I received three OWI's in the state of Michigan resulting in a felony conviction. I lost a majority of my civil rights but have managed to regain some of these such as the right to vote. However, it is my understanding that regardless of Michigan restoring my gun rights, Colorado will bar me from exercising this right. In addition, I believe I will be in violation of federal law also. I perceive this as a gross violation of liberty, furthermore an attack on my and every American's constitutional rights. Is there any sort of constitutional argument to be pursued, options, avenues? I am willing to hire competent counsel. Does anyone care anymore about what is going on in this country? 1 in 3 people under the age of 23 will be arrested according to Pediatrics, this is an epidemic.
Education Law Attorney
You have raised important issues here, Greeley. Procedures for restoration of the right to bear arms vary widely from state to state and are also governed by federal law. Your best bet is to use the Find a Lawyer tab on this page. Look for criminal and constitutional lawyers who have have experience in post conviction relief. It is a narrow, highly specialized area.
I wish the best here. The statistics you mention are alarming.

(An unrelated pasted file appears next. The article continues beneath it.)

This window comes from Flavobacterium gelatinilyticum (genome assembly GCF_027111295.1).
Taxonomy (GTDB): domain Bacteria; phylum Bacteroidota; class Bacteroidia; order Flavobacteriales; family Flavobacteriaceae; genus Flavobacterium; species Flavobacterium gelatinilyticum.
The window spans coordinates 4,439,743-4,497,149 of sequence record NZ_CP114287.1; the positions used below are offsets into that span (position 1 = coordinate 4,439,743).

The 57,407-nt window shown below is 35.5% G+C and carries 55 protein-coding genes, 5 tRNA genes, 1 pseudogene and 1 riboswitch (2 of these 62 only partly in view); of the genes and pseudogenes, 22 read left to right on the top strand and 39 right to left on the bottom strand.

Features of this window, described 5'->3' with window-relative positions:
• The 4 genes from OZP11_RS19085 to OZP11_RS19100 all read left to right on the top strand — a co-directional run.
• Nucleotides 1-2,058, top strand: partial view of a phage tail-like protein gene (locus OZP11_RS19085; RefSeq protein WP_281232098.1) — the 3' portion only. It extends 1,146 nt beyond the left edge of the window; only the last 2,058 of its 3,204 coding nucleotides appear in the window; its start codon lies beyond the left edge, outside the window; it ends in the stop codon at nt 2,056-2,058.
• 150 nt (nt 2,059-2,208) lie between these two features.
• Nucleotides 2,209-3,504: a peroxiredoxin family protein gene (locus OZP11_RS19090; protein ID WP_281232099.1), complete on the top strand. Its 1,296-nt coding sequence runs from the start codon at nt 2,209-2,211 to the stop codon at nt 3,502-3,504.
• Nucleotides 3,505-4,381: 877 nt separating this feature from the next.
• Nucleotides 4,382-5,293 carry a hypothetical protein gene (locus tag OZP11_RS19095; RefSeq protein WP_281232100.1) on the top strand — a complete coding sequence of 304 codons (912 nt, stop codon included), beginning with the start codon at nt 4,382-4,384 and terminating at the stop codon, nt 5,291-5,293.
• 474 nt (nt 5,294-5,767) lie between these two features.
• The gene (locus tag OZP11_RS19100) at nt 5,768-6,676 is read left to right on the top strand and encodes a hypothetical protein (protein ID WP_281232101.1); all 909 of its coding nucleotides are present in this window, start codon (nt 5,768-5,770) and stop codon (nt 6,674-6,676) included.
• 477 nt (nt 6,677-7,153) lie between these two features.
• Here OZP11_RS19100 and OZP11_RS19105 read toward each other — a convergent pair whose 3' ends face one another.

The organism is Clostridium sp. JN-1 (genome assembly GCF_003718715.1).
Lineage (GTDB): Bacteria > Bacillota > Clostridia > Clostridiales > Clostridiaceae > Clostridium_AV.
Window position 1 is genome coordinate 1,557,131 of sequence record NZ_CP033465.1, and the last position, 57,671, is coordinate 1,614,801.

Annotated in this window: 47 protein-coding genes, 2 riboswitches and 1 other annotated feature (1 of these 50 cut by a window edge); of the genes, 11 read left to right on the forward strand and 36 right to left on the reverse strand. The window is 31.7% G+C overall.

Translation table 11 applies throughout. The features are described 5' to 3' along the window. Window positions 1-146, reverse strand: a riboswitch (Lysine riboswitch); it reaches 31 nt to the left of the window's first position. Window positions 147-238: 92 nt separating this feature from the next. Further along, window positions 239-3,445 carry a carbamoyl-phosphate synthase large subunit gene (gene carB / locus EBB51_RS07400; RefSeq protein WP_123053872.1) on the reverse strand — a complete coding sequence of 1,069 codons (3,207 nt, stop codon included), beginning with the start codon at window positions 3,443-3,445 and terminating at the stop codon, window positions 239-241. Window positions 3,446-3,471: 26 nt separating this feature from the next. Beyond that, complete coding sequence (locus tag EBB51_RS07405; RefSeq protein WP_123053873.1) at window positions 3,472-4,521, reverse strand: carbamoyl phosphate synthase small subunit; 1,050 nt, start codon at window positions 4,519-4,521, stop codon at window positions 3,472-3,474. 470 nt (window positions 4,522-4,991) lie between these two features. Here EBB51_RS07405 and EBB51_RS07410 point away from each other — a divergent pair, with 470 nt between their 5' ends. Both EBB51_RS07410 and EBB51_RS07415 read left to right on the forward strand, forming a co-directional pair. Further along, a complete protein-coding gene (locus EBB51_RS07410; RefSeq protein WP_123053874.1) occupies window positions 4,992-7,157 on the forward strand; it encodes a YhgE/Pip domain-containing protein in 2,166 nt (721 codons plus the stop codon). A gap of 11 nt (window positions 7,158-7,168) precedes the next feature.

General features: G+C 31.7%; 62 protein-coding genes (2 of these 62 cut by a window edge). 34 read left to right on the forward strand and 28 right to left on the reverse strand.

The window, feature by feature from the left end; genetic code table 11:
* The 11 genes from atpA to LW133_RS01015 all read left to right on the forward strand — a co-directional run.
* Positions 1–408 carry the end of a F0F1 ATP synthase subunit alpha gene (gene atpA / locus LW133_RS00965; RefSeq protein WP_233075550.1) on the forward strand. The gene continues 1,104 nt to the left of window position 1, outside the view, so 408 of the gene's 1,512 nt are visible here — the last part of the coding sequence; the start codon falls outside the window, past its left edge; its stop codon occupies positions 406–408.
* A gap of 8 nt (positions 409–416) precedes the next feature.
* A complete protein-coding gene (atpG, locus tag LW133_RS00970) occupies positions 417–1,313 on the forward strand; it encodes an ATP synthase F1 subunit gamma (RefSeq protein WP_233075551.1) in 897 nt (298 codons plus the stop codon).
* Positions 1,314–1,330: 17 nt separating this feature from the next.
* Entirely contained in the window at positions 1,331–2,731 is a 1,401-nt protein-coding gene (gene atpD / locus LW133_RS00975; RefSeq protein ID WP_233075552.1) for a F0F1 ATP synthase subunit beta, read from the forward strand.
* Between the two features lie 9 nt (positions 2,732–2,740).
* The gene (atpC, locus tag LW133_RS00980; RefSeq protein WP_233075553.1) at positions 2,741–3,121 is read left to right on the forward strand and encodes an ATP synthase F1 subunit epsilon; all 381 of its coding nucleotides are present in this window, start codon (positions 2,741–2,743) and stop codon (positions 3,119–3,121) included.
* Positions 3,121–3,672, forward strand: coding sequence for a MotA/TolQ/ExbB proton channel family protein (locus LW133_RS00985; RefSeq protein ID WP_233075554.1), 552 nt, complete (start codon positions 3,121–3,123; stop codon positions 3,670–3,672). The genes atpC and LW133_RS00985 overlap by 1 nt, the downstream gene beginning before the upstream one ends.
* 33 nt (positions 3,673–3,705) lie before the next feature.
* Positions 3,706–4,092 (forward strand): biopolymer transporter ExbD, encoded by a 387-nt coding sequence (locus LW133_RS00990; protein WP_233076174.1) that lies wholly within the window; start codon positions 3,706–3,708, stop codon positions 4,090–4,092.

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It is quite likely that you will not be able to restore your gun rights in CO or federally due to the felony conviction in MI. That is one of the problems with a felony conviction - you can't bear arms or vote any longer. So, your research is correct that CO and the federal government will likely bar you from possessing guns regardless of what you do in MI. I understand your concerns. However, this is what the state and federal legislatures have created and the US Supreme Court has upheld their decisions. All of the constitutional rights are limited in nature. Freedom of speech is NOT absolute - you can't yell fire in a crowded theater. The right to bail is not absolute - the Aurora Movie Theater shooter can be held on no bail. So, constitutional arguments have been tried in the past and have fallen on deaf ears.
The information provided in this answer does not create an attorney-client relationship and is not considered to be legal advice.
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